Meanwhile, in neighbouring Karnataka, where 48 people have died and 581,000 displaced due to flooding in large parts of the state since August 1, former prime minister Deve Gowda wrote a letter to the Centre urging them to release ₹5,000 crore for relief work.
“For the present, the total damage to both public and private property including damage to infrastructure approximately could be assessed at ₹10,000 crore (...) I have not seen such unprecedented destruction to both human lives and properties in my six decades political career,” he wrote.
On Sunday, Karnataka chief minister BS Yediyurappa said that he asked the centre for interim relief of ₹3,000 crore in view of the damage that he estimated might be around ₹30,000-40,000 crore.
According to government estimates, 80 taluks spread across 17 districts are currently affected.
All however was not gloom and doom, with farmers living downstream from the Cauvery river rejoicing as reservoirs, including the Stanley Reservoir in Mettur, Tamil Nadu and the Krishna Raja Sagara reservoir near Mysuru in Karnataka were almost full on Monday, after several months of severe drought. Tamil Nadu chief minister Edappadi Palanisamy, who came under fire from the Opposition for refusing to accept a water train from Kerala during the height of water shortage in the state in June, will be present for the release of water from the Mettur dam on Tuesday.
A video of a policeman carrying two children on his shoulders through flood waters at Kalyanpur village in Gujarat’s Morbi district, where 42 people, including 17 children, were stranded, went viral on social media. Another video that showed a 10-foot long crocodile taking refuge on the rooftop of a house in flood-hit Karnataka’s Raibag town also sent social media into a tizzy. The reptile swept away by the swirling waters of the Krishna river in spate had landed on top of the asbestos roof of a fully submerged house about 90km north of Belagavi city. It swam away before the rescue team arrived.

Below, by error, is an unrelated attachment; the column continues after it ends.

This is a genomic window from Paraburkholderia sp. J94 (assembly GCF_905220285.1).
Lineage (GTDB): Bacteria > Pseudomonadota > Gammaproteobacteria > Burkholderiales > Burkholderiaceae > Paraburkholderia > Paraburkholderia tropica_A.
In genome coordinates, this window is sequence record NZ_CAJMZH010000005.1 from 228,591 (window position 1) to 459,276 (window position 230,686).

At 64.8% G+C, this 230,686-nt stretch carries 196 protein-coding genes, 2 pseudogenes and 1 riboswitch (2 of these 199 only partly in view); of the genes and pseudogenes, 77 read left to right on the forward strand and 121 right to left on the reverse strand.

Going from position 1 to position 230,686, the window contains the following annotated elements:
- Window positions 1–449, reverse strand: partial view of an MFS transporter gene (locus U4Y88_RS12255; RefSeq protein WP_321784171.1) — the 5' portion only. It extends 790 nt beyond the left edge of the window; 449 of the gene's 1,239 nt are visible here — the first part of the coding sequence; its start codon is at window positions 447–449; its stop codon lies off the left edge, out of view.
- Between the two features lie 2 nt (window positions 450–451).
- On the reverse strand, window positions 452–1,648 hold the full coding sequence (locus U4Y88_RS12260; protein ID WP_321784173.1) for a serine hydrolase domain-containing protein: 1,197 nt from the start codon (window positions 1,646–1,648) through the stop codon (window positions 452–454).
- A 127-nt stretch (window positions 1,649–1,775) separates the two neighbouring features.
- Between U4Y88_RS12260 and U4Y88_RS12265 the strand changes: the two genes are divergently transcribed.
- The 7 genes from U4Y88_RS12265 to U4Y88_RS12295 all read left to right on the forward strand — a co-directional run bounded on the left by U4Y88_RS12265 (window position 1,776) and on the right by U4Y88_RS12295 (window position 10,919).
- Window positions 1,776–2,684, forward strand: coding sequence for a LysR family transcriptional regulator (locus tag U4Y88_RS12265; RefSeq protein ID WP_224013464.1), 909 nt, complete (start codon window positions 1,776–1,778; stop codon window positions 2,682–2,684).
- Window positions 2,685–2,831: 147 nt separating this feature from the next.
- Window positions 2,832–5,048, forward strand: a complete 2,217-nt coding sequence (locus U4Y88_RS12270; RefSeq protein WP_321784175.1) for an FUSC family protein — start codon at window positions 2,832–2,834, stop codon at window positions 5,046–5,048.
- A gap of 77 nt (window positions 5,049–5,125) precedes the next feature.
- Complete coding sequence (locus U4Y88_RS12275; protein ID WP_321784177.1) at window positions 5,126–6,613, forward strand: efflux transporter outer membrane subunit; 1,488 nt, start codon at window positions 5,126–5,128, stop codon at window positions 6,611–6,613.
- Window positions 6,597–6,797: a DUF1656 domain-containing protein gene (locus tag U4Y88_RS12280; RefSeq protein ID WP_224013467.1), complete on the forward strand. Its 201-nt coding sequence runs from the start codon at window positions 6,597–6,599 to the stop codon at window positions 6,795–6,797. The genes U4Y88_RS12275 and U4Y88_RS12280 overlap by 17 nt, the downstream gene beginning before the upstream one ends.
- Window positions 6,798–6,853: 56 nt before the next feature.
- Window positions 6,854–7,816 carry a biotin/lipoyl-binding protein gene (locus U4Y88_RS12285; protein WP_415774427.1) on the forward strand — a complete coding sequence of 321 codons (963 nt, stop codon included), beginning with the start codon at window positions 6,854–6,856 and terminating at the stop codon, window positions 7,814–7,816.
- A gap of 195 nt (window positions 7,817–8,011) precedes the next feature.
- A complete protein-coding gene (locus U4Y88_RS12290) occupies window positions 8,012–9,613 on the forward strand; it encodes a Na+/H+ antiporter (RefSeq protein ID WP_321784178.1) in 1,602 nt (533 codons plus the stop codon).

On Monday, at least a dozen of state highways were opened up for vehicular traffic, allowing the transportation of essential commodities like food grain, vegetables, gas cylinders and money for ATMs, after eight days of blockade.
Private vehicles will be allowed on the Pune-Bengluru National Highway from Tuesday, authorities stated.
The Maharashtra government placed prohibitory orders on flood-hit Kolhapur between August 12 and 24, drawing criticism from opposition, who said that this will hamper rescue and relief operations run by volunteer groups.
The order, issued by Resident Deputy Collector Sanjay Shinde, said that the torrential rains and mega floods since the past 15 days in the district has severely affected normal life, which may result in a disruption of law and order.
As many as 474,000 people in five districts in western Maharashtra are living in 596 temporary shelters, and the death toll in five affected districts now stands at 43, with three persons missing.
“A committee which will include chief engineer of the state irrigation department and other officials is being constituted to regularly monitor the release of water from the dams,” Pune divisional commissioner Deepak Mhaisekar said, adding that such a mechanism was not in place.
The South Asia Network on Dams, Rivers, and People (SANDRP) released a detailed report stating that mismanagement in the release of water from various dams, including the Koyna, Warna and Radhanagari, resulted in the floods in Kolhapur, Satara and Sangli.
After 10 years, villages along Krishna river in Telangana and Andhra Pradesh were put on high alert after heavy inflow in the river from Karnataka and Maharasthra.
The IMD issued a warning indicating heavy to very heavy rains in ghat sections of western Maharashtra over the next two days, encompassing Pune, Satara and Kolhapur.